By Jason Rothauser
“And how much is that per cricket?” I ask. I’m standing in front of the reptile cages of a local Brooklyn pet store.
“Ten cents a pop.” Sounds reasonable.
“I’ll take forty.”
In a minute or two, the clerk has wrapped up the insects in a large plastic bag, the same way you’d take a goldfish home from the fair. They’re mottled brown and reassuringly lively, hopping frantically against the top of their enclosure like popping corn.
As the clerk rings up my order, she jokes, “Salt, pepper, ketchup?” She doesn’t know just how close to the mark she is.
These crickets aren’t for a pet lizard. They’re on tonight’s menu.
It’s hard to think of a stronger culinary taboo than eating insects. Many Americans can barely abide the presence or even the sight of them, but billions of people around the globe regularly consume a wide variety of insect life. The reason is simple: insects are nutritious, incredibly energy efficient, and even tasty. The reason that we all should eat insects is even simpler: it might help to save the planet.
Our current system of global food production is not sustainable. A 2006 United Nations Food and Agriculture Organization report found that our present levels of meat production contribute 14–22% of the greenhouse gasses produced in the world in a given year. As the developing world continues to eat more like America does (i.e., much more carbon-intensive meat instead of produce), this proportion will only grow. The reason livestock like cattle are so ecologically deleterious is the inefficiency that comes with raising them. It takes eight pounds of feed to grow just one pound of beef. Insects, by comparison, turn food energy into body mass much more efficiently: a ratio of about 2:1 feed to body mass. And while producing livestock on a large scale requires “monocrops” of corn that themselves are harmful to the environment, insects can be fed on agricultural byproducts and other organic matter that would otherwise go to waste.
For these reasons, many people have come to see insects as a potential magic bullet to our dual challenges of climate change and food insecurity. All we need to do is harvest these energy-efficient (and highly nutritious) food sources, and then reap the gains of the reduced need for much more costly and wasteful livestock.
I’ve endorsed these views for years, but outside of the odd chocolate-covered cricket, I had never really dug in. I decided it was time to put my principles into practice—if I think the world should try eating bugs, I needed to be willing to do so myself. Which is what led me to that pet shop, strolling outside with a few dozen or so soon-to-be cricket hors d’oeuvres.
I decided to try cooking crickets because they are popular and easy-to-handle for cooking. A quick Google search nets scores of recipes, from stir-fried crickets to cricket flour. But, for my first foray into entomophagy, I wanted to keep it simple. I didn’t want to hide the fact that I was eating insects in a sauce or a taco, I wanted to stare them in the face. Thus I decided on dry roasting. Crickets apparently make a naturally crispy, nutty snack.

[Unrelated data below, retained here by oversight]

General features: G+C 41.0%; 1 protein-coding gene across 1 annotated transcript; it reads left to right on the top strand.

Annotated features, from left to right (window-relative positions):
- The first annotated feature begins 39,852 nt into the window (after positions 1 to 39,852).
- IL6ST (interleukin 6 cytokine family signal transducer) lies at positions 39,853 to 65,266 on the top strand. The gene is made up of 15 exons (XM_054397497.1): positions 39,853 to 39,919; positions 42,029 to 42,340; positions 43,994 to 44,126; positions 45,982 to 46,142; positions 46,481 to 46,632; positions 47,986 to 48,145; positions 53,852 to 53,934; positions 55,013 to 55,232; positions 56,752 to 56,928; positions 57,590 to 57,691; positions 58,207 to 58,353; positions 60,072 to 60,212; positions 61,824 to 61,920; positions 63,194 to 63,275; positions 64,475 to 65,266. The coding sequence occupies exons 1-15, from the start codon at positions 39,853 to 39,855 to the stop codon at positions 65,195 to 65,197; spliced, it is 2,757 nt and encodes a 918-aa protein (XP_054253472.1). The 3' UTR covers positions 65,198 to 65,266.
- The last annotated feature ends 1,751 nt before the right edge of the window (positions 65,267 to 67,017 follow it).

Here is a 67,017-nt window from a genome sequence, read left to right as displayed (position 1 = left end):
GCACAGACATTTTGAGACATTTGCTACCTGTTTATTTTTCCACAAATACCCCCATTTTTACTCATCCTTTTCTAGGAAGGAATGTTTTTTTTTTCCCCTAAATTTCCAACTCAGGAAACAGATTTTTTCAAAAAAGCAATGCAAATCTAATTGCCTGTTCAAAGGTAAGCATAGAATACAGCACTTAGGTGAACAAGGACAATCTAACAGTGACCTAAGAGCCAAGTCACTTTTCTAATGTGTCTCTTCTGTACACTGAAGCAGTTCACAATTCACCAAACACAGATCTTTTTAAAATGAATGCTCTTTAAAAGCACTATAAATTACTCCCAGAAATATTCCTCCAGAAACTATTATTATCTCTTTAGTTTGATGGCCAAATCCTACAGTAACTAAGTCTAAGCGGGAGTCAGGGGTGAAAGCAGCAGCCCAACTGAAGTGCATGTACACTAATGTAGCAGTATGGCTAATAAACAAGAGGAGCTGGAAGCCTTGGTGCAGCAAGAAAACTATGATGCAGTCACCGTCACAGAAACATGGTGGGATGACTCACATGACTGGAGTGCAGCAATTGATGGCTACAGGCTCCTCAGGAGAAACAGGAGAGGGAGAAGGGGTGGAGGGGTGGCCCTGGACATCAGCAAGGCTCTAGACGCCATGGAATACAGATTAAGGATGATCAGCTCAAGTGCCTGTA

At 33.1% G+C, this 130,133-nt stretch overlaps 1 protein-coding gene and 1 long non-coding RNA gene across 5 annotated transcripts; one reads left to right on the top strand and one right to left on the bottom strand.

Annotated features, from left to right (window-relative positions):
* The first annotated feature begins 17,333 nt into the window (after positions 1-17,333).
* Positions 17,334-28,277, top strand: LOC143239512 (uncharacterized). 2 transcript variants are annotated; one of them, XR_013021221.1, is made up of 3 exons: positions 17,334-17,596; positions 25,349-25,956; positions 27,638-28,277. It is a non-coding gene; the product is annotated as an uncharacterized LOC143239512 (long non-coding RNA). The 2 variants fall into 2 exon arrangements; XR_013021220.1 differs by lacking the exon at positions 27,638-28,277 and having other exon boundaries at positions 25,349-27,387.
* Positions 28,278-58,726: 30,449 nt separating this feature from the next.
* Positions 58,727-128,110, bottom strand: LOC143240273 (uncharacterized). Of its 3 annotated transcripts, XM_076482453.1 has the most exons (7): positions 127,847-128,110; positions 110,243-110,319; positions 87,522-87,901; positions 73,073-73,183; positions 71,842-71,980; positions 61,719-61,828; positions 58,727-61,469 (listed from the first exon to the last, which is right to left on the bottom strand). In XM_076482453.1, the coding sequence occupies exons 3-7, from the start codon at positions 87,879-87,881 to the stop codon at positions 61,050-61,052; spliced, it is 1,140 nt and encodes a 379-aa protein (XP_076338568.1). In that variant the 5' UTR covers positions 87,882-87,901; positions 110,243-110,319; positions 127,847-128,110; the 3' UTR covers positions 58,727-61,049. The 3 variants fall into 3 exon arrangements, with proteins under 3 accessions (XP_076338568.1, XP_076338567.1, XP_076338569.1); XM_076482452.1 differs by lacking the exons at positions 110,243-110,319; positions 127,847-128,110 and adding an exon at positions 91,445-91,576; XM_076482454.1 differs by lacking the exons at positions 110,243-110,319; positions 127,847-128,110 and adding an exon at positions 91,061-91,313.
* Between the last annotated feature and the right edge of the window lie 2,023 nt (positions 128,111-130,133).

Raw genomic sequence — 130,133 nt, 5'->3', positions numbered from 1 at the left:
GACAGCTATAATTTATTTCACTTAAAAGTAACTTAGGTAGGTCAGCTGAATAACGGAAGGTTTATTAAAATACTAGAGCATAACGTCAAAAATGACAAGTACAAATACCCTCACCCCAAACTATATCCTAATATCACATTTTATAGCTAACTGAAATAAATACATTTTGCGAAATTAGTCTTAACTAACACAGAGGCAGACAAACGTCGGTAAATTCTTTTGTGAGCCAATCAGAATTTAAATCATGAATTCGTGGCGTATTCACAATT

First, I popped the hopping bag into the fridge. About an hour at a cold temperature slows the insects down and makes them quiescent. In that state, it is easy to drop them into a pot of boiling water for a few minutes (most recipes seem to recommend this as the first step to kill and sterilize the animals). I have to admit at this point feeling a little strange. Fishing dead crickets out of my saucepan with a slotted spoon is not like making an omelet. But I press on.
Next, the crickets go on a baking sheet (they’re now a bit limp and somewhat pale) into a 200 ° oven for about an hour or so. You know they’re done when they crunch a bit when pressed with the back of a spoon. The final step is crucial. With their legs, wings, and antenna intact, the crickets still seem unpleasantly “buggy.” The solution is simple: take the crickets gently between your hands and roll them back and forth – this breaks off the wings and appendages, leaving you with something resembling a large rice grain with a small head.
Now for the big taste test. The flavor is somewhat shrimpy, yet nutty and surprisingly complex, a bit like a shrimp cracker crossed with a cashew. The texture is crunchy and light, and there is surprisingly little in the way of a gross-out factor. These won’t become my new favorite snack, but that was more because I don’t particularly love shrimp crackers. I could easily see crickets working with a more complex dish— perhaps adding protein and texture to a spicy salsa or guacamole, or mixed up in a stir fry.
What is clear is that insects aren’t ready for prime time on the American dinner table. First, while I was assured by the internet that consuming crickets from a pet store was safe, I’m not sure the Food and Drug Administration would agree. Second, for their small weight, these crickets were expensive (my $4 worth of crickets, once cooked, would barely fill a couple of shot glasses). But there are signs of development. Companies such as Exo and Chapul market and sell energy bars made from processed crickets, while others offer cricket flower, or chocolate-covered bugs. We are a long way from crickets on your average restaurant menu, but the first murmurs of a trend are there. The death of a taboo begins one small (occasionally six-legged) step at a time.